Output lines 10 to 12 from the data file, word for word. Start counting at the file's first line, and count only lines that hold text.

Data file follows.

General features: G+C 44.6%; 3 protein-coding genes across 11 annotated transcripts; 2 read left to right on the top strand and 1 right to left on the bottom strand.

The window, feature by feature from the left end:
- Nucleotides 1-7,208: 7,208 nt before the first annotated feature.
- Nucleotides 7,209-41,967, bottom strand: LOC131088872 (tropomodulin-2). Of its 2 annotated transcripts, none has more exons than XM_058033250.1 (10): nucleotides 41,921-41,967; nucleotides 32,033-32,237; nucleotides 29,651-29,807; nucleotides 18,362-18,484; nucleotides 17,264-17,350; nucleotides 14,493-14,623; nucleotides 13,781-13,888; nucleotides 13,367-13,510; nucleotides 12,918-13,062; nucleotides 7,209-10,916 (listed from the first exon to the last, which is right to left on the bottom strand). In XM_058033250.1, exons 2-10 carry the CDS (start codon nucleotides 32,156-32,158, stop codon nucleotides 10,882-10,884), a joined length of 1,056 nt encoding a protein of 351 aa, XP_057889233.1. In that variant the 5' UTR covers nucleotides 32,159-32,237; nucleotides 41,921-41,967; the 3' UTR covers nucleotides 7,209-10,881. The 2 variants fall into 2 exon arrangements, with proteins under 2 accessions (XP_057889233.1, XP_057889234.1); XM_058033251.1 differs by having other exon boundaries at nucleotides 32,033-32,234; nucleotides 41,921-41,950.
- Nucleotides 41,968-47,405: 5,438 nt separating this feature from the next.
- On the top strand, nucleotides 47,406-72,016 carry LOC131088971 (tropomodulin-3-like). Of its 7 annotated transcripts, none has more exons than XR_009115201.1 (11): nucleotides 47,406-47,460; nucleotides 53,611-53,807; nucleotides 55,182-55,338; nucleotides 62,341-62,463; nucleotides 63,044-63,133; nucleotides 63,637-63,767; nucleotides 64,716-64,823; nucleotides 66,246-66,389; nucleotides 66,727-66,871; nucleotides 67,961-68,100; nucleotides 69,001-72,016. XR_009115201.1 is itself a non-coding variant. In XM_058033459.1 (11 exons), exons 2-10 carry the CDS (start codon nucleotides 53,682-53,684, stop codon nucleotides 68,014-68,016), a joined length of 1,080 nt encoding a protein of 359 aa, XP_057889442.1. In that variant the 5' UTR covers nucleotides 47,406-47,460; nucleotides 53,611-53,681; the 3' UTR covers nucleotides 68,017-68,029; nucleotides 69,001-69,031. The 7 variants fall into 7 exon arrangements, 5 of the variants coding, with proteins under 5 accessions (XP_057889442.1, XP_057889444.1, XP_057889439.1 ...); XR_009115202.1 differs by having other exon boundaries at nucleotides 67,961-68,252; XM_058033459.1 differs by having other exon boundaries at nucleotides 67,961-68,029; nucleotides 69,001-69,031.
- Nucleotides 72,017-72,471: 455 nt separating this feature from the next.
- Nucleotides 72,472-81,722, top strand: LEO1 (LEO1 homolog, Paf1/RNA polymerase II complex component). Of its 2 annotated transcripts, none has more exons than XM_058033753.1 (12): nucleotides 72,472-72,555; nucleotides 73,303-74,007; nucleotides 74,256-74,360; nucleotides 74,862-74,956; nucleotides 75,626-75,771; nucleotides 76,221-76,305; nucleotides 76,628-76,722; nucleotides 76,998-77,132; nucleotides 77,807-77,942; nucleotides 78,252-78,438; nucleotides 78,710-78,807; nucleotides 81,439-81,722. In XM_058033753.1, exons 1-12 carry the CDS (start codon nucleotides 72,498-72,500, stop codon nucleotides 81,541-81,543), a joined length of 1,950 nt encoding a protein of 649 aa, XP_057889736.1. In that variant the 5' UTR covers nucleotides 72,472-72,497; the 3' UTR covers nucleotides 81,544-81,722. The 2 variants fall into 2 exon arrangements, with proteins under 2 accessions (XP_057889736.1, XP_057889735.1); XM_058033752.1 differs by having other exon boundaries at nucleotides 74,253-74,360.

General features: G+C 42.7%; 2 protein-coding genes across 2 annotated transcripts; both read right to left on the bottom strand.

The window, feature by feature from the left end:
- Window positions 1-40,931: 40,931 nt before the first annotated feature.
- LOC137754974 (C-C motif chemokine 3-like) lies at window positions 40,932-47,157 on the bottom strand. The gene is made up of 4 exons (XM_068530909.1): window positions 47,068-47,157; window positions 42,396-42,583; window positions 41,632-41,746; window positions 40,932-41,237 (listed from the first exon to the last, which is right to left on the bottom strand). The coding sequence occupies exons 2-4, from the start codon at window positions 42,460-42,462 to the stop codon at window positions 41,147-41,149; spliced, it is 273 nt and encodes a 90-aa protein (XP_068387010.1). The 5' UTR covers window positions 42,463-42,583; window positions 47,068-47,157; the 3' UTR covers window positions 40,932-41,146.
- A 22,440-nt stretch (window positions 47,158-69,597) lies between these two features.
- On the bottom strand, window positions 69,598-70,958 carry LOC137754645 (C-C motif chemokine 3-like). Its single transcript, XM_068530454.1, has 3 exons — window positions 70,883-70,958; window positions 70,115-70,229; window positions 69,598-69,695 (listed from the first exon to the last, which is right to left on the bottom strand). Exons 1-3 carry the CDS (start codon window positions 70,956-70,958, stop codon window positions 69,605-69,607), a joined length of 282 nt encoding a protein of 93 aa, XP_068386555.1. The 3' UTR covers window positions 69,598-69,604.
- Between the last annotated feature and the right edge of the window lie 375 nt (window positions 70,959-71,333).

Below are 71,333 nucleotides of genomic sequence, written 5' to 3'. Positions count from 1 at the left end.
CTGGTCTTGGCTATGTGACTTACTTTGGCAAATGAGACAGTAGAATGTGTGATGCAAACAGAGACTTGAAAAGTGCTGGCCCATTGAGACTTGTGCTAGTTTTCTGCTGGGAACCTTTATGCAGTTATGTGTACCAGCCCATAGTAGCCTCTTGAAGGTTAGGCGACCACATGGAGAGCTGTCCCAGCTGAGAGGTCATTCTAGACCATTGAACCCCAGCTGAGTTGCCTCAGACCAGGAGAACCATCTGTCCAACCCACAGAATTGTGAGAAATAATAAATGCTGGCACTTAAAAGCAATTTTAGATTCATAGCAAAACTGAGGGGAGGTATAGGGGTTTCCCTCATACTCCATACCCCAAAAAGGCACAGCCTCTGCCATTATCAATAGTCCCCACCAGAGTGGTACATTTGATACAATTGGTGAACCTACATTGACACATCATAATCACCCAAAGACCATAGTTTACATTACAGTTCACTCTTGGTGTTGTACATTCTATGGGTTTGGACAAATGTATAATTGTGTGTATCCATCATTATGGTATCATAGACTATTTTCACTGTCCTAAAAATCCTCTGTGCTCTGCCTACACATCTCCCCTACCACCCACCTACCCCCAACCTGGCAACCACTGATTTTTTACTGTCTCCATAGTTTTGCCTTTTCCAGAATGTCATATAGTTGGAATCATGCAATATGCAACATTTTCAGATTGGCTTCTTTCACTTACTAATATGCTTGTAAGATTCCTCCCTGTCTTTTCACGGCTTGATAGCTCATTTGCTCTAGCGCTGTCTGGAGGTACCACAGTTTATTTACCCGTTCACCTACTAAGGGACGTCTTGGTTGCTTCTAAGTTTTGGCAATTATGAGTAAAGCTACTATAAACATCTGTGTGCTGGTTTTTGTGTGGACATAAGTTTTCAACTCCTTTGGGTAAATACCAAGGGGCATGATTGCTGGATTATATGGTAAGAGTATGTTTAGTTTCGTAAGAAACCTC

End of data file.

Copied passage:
The window, feature by feature from the left end:
- Window positions 1-40,931: 40,931 nt before the first annotated feature.
- LOC137754974 (C-C motif chemokine 3-like) lies at window positions 40,932-47,157 on the bottom strand. The gene is made up of 4 exons (XM_068530909.1): window positions 47,068-47,157; window positions 42,396-42,583; window positions 41,632-41,746; window positions 40,932-41,237 (listed from the first exon to the last, which is right to left on the bottom strand). The coding sequence occupies exons 2-4, from the start codon at window positions 42,460-42,462 to the stop codon at window positions 41,147-41,149; spliced, it is 273 nt and encodes a 90-aa protein (XP_068387010.1). The 5' UTR covers window positions 42,463-42,583; window positions 47,068-47,157; the 3' UTR covers window positions 40,932-41,146.